Tuesday, April 26, 2016


I meet a lot of interesting people, many in the hospital, and taxi drivers. I am especially interested in people from far off lands and different cultures. I love talking with Muslim men about their views on religion. Some still have their wives in burqua or hjab. I do not hesitate to probe and speak openly. After all, we are ships passing in the night and we don't have much time to get to know each other. I am happy to tell you that most of the Muslim men I talk with are not unreasonable. They are products of their culture and tradition. If they were exposed to other views, they could be flexible.

My view is simply this - All religions are men's ways of trying to understand God. Some of religion is about health and our relationship with other people and animals and the earth. 

Some of religion was created to control men and use them - their minds, their labour, their wealth. It's politics and has nothing to do with God. But there is enormous power in "using" God. "You must obey me because I have a special relationship with God, and if you disobey me God will make you sick. He will kill your cattle and your children and poison your wells..."

Some of religion is about the tribe. My tribe is better than your tribe because my God is bigger than your God. So don't try to take my land, my wives or my food. Even the apes practice this kind of "religion."  

These ancient religions need to be revamped to allow for another search for God - science.  

Religions are like roads. You can get to your destination by many different routes.

Stop killing people in God's name.

Stop judging people in groups. 

Get to know the individual, and speak frankly, openly, without guile.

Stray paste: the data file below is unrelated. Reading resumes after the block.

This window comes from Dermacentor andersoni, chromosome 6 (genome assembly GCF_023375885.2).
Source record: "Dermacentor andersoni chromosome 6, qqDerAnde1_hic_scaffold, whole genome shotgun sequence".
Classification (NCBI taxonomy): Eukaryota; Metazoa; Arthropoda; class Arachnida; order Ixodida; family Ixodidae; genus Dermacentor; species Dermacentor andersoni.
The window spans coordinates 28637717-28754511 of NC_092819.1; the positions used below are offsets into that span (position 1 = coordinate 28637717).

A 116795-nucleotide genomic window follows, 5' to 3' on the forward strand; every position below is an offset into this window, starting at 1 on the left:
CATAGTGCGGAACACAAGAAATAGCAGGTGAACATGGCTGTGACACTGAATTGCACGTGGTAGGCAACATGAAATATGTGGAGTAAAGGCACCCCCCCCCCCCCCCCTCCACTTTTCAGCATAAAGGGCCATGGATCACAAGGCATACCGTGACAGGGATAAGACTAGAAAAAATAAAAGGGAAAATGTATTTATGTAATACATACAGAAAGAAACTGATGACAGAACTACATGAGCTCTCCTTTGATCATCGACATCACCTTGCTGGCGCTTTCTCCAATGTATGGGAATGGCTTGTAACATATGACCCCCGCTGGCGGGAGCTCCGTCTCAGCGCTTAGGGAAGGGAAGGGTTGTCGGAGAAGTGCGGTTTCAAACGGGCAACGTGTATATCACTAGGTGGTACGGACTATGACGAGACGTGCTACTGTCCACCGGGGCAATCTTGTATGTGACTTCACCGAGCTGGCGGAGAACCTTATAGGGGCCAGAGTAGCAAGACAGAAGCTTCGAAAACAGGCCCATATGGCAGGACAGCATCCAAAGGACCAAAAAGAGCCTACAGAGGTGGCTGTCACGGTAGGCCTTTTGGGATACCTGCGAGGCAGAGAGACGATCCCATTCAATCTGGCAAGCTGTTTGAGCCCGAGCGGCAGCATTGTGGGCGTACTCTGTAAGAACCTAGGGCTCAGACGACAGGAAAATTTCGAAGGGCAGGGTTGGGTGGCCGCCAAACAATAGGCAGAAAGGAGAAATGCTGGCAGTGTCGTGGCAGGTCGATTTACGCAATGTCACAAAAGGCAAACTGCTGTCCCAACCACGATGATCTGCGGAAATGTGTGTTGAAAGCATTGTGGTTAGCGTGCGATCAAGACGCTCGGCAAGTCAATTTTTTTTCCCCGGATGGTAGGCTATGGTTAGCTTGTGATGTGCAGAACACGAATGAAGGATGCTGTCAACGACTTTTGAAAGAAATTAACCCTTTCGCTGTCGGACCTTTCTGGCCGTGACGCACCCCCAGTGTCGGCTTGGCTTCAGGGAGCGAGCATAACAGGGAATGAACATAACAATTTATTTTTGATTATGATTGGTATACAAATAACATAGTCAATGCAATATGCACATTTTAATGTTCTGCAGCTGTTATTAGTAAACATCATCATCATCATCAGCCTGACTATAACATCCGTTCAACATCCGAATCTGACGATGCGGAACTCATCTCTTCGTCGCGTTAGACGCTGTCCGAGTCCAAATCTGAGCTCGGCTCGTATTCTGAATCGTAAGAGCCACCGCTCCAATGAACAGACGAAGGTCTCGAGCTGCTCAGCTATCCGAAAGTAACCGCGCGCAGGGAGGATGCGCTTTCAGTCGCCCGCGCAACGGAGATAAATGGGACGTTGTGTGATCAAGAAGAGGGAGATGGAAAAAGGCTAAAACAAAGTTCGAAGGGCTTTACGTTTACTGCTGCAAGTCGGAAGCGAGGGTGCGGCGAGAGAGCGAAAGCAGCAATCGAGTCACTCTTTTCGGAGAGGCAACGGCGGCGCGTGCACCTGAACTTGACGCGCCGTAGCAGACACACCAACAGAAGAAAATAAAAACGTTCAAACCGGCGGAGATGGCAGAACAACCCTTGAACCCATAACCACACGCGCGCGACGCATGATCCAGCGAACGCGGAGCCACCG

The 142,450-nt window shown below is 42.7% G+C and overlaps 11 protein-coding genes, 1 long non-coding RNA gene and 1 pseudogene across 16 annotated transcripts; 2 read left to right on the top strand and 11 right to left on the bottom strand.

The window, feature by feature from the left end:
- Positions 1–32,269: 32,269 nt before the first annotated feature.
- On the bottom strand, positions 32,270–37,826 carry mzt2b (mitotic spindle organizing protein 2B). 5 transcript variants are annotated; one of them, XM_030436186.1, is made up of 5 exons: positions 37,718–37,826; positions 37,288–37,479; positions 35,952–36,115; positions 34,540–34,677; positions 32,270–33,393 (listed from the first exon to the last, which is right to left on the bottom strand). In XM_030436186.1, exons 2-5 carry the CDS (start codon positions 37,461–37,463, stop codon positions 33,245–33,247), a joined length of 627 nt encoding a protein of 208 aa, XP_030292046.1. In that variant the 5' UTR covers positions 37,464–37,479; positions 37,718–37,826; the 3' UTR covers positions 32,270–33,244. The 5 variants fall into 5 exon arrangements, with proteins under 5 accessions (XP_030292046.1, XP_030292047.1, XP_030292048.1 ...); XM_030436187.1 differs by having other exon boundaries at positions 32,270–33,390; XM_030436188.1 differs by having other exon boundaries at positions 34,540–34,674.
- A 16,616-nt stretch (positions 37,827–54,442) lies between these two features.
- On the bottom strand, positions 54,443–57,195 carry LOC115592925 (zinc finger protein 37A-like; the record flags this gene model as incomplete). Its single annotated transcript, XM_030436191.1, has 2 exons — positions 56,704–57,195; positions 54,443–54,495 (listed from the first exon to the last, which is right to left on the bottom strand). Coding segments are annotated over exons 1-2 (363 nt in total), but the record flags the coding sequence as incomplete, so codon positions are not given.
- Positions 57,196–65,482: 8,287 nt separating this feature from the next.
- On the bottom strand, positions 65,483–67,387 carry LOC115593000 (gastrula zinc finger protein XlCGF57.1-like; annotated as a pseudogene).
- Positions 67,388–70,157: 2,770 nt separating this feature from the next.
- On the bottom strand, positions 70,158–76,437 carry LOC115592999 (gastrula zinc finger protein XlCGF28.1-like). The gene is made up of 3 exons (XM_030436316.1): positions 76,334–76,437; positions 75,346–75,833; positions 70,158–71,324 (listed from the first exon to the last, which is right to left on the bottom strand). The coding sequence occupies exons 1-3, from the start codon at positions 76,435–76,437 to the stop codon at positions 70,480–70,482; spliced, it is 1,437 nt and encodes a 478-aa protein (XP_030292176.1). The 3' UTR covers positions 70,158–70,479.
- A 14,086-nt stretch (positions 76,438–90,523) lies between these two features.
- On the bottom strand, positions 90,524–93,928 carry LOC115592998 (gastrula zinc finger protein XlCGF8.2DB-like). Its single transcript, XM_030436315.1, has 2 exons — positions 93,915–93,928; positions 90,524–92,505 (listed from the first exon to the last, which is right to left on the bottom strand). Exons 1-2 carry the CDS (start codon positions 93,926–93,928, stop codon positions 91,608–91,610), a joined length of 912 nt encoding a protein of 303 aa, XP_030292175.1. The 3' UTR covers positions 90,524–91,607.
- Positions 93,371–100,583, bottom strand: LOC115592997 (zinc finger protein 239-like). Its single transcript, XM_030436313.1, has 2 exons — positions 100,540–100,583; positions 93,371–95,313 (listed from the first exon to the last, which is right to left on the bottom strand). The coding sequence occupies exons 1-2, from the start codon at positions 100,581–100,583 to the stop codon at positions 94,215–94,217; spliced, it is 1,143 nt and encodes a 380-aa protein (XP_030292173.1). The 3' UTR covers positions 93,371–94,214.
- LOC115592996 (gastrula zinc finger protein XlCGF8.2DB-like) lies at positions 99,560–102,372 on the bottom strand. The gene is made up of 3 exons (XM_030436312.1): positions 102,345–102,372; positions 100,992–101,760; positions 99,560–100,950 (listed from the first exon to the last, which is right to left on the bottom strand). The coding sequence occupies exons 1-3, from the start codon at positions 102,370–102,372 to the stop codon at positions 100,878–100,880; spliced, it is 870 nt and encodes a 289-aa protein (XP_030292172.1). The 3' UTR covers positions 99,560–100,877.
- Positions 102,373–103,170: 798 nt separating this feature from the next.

Shakespeare gives us good advice - Hamlet
  • Polonius. Yet here, Laertes? Aboard, aboard, for shame! 
    The wind sits in the shoulder of your sail, 
    And you are stay'd for. There- my blessing with thee! 
    And these few precepts in thy memory 
    Look thou character. Give thy thoughts no tongue, 
    Nor any unproportion'd thought his act. 
    Be thou familiar, but by no means vulgar: 
    Those friends thou hast, and their adoption tried, 
    Grapple them unto thy soul with hoops of steel; 
    But do not dull thy palm with entertainment 
    Of each new-hatch'd, unfledg'd comrade. Beware 
    Of entrance to a quarrel; but being in, 
    Bear't that th' opposed may beware of thee. 
    Give every man thine ear, but few thy voice; 
    Take each man's censure, but reserve thy judgment. 
    Costly thy habit as thy purse can buy, 
    But not express'd in fancy; rich, not gaudy; 
    For the apparel oft proclaims the man, 
    And they in France of the best rank and station 
    Are most select and generous, chief in that. 
    Neither a borrower nor a lender be; 
    For loan oft loses both itself and friend, 
    And borrowing dulls the edge of husbandry. 
    This above all- to thine own self be true, 
    And it must follow, as the night the day, 
    Thou canst not then be false to any man.
    Farewell. My blessing season this in thee!

1 comment:

Phyllis Carter said...

I was pleased to see that my most recent encounter with a Muslim man was well received. He was eager to know more when I told him about the Hubble Telescope web site and Grand Canyon.